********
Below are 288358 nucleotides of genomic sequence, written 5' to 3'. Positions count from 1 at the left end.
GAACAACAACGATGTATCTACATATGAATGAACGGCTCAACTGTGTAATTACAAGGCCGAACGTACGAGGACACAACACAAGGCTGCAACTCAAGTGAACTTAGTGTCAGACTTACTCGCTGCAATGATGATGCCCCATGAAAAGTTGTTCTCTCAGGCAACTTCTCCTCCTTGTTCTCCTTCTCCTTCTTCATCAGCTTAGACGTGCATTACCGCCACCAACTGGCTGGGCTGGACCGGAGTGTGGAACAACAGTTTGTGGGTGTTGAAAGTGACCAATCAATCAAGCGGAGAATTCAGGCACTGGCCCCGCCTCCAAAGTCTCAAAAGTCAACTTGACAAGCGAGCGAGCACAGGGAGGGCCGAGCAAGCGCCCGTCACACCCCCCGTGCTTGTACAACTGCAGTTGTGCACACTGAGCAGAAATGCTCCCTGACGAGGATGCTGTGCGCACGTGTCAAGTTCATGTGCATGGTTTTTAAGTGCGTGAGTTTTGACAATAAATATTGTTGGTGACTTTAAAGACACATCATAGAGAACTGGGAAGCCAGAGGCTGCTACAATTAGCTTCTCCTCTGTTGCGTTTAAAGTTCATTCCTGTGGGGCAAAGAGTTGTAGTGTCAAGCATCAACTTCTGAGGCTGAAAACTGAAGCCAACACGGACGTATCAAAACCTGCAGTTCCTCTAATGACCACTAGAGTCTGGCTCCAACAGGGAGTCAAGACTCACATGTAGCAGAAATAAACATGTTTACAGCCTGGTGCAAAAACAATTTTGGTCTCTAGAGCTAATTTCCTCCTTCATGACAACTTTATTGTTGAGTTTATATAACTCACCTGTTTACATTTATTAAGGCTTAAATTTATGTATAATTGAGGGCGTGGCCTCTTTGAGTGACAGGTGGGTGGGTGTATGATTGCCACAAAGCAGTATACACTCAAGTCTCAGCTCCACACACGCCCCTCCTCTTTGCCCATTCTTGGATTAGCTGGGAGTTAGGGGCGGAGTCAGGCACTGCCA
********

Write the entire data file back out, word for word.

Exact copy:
Below are 288358 nucleotides of genomic sequence, written 5' to 3'. Positions count from 1 at the left end.
GAACAACAACGATGTATCTACATATGAATGAACGGCTCAACTGTGTAATTACAAGGCCGAACGTACGAGGACACAACACAAGGCTGCAACTCAAGTGAACTTAGTGTCAGACTTACTCGCTGCAATGATGATGCCCCATGAAAAGTTGTTCTCTCAGGCAACTTCTCCTCCTTGTTCTCCTTCTCCTTCTTCATCAGCTTAGACGTGCATTACCGCCACCAACTGGCTGGGCTGGACCGGAGTGTGGAACAACAGTTTGTGGGTGTTGAAAGTGACCAATCAATCAAGCGGAGAATTCAGGCACTGGCCCCGCCTCCAAAGTCTCAAAAGTCAACTTGACAAGCGAGCGAGCACAGGGAGGGCCGAGCAAGCGCCCGTCACACCCCCCGTGCTTGTACAACTGCAGTTGTGCACACTGAGCAGAAATGCTCCCTGACGAGGATGCTGTGCGCACGTGTCAAGTTCATGTGCATGGTTTTTAAGTGCGTGAGTTTTGACAATAAATATTGTTGGTGACTTTAAAGACACATCATAGAGAACTGGGAAGCCAGAGGCTGCTACAATTAGCTTCTCCTCTGTTGCGTTTAAAGTTCATTCCTGTGGGGCAAAGAGTTGTAGTGTCAAGCATCAACTTCTGAGGCTGAAAACTGAAGCCAACACGGACGTATCAAAACCTGCAGTTCCTCTAATGACCACTAGAGTCTGGCTCCAACAGGGAGTCAAGACTCACATGTAGCAGAAATAAACATGTTTACAGCCTGGTGCAAAAACAATTTTGGTCTCTAGAGCTAATTTCCTCCTTCATGACAACTTTATTGTTGAGTTTATATAACTCACCTGTTTACATTTATTAAGGCTTAAATTTATGTATAATTGAGGGCGTGGCCTCTTTGAGTGACAGGTGGGTGGGTGTATGATTGCCACAAAGCAGTATACACTCAAGTCTCAGCTCCACACACGCCCCTCCTCTTTGCCCATTCTTGGATTAGCTGGGAGTTAGGGGCGGAGTCAGGCACTGCCA